Westboro Baptist Church

I first heard of the Westboro Baptist Church in the late 1990s when images of them with their extremely homophobic signs made them an internet phenomenon.  Their theatrical, over-the-top brand of hate was so absurd that I had to wonder if they were real or an internet hoax.  That shock factor and their ability to anger everyone from civil rights advocates to religious fundamentalists and ultra right wing conservatives is what I found interesting about them, but what fascinated me the most was that once I met them they were nothing like what I expected them to be.

In 2005 I was working on Pursuit of Happiness, my senior thesis exhibition at Pratt Institute, and I knew that I needed a photo that showed religious extremism within a family context. I had originally planned on photographing a Billy Graham crusade scheduled in Queens, but when I found out that Westboro Baptist Church would be picketing the event, I quickly diverted my attention to them. I photographed them for a couple hours and watched them verbally annihilate every passerby with warnings of their "hell-bound ways." I found myself experiencing a simultaneous disgust with everything they were saying and a bit of admiration for their circus-like showmanship and pure art of confrontation. After the fenced-in and police protected picket came to an end, the group was getting ready to go to St. Patrick's cathedral for their second picket of the day. I  just came right up to them and asked if I could come along. They said I could, changed into street clothes and put away their signs, and blended into the crowd and it was as if they were never even there.

We took the number seven train into Manhattan and I don't know what it was but I just instantly felt this feeling of love between them. They were protective, nurturing and intelligent. As we were on this elevated train going through and overlooking the different neighborhoods in Queens I began to think about all the kids out there growing up with parents that are abusive or neglectful and how jealous they would be to see what I was witnessing and have a family like this. Granted, raising your kids in an environment like the Westboro Baptist Church can easily be classified as far extreme versions of abuse or neglect and you can't justify any of their actions just by pointing out how nicely they treat each other, but in my eyes the love was there and it was genuine. Shirley asked me personal questions about my upbringing and the conversation just flowed naturally back and forth. Once you took away the signs, there was nothing even remotely weird or crazy about them; they were well educated and well spoken middle of the road Americans.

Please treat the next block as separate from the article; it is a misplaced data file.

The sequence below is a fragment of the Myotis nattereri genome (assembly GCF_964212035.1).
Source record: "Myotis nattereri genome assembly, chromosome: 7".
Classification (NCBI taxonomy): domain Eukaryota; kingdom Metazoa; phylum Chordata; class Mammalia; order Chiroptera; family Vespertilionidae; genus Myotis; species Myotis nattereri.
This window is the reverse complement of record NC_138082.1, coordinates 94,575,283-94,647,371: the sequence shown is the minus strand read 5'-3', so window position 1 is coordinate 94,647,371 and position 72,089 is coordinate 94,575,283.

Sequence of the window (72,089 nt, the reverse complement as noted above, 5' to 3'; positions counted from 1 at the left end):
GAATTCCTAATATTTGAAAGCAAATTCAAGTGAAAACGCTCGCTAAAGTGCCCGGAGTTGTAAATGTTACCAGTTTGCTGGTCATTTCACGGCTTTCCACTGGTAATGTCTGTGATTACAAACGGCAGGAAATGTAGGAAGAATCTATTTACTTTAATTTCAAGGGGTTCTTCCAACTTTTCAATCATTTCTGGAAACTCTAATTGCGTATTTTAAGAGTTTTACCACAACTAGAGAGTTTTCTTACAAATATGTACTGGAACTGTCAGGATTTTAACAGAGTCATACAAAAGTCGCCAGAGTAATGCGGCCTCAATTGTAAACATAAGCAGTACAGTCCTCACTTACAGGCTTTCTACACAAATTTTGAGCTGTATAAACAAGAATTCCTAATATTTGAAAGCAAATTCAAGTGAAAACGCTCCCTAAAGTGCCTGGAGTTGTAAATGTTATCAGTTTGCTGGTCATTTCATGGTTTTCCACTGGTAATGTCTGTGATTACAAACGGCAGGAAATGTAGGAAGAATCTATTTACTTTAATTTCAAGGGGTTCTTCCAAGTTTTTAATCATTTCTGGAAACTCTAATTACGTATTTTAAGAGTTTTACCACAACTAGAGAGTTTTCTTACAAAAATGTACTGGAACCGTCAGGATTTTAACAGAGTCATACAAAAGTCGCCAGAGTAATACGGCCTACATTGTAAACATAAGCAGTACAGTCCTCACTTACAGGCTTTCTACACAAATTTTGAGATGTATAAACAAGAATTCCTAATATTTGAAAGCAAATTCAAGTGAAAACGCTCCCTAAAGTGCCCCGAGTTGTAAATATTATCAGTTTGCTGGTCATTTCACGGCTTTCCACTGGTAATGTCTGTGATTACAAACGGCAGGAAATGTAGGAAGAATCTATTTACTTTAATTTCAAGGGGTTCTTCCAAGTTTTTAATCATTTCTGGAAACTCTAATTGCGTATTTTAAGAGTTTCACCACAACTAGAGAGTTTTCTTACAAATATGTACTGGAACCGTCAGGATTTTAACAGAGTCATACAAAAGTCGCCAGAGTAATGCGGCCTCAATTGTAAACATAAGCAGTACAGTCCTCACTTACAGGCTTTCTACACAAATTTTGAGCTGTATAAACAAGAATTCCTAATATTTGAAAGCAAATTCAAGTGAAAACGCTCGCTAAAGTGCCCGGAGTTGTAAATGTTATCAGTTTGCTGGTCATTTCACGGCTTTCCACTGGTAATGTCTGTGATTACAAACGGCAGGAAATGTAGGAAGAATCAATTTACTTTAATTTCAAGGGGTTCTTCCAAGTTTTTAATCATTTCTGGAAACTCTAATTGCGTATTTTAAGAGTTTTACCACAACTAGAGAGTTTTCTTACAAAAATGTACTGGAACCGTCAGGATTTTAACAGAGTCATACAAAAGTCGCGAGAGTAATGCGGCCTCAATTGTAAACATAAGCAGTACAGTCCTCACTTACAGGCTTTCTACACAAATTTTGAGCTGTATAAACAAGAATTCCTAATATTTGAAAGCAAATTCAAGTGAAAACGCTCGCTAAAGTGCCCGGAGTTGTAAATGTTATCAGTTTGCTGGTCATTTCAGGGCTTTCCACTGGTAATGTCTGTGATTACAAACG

With the photo from earlier that day of Grace standing on the American flag in her Napoleon Dynamite shirt sending out a text message, I felt like I had already gotten the best photograph that would ever be taken of them picketing but I was now more interested in finding out about their home lives than their public ones. A few years went by before I was able to acquire the equipment, money and courage to really put myself out there to continue this project but when I reached out to the church, Shirley instantly remembered who I was and was referencing things I had said in our conversation on that train ride into Manhattan. She gave me her phone number and told me to pick a date I wanted to come and giver her a call. A couple months later I found myself in Topeka for the better part of a week absorbing as much as I could about them.

I don't know exactly what I was expecting but I think something more along the lines of a religious fundamentalist compound shut off from all facets of popular culture; what I got was  a bunch of kids who loved Spiderman and Spongebob and parents who jogged in the morning before taking the kids to school or leaving for their nine to five. The only thing more important than family was the unwavering dedication to constantly serve God. This wasn't David Koresh and the Branch Dividians, it was like some sort of post modern performance art version of Leave It To Beaver.

At one point I found myself in the back of Megan Phelps-Roper's Pontiac driving through downtown Topeka, Kansas. We passed by every suburban fast food chain and mega store you've ever seen. Her cousin Jacob was next to me pounding a store brand version of Mountain Dew explaining how he's tired of paying the big bucks for the name brands, and amusing us with anecdotes about his job at the local Target distribution center.

Megan's younger sister, Rebekah, was in the front passenger seat asking me if I listen to Akon, Young Jeezy and T.I.

"It's such a shame that their music is so good, but they're going to hell because they don't use their talents to serve God", Megan chimed in.

Rebekah turned around to show me some funny videos on her cell phone. Past the glow of her Motorola I saw the courthouse on the corner. Their grandmother stood on the sidewalk waiting for us as she clutched her brightly colored sign that read, "God Hates Fags."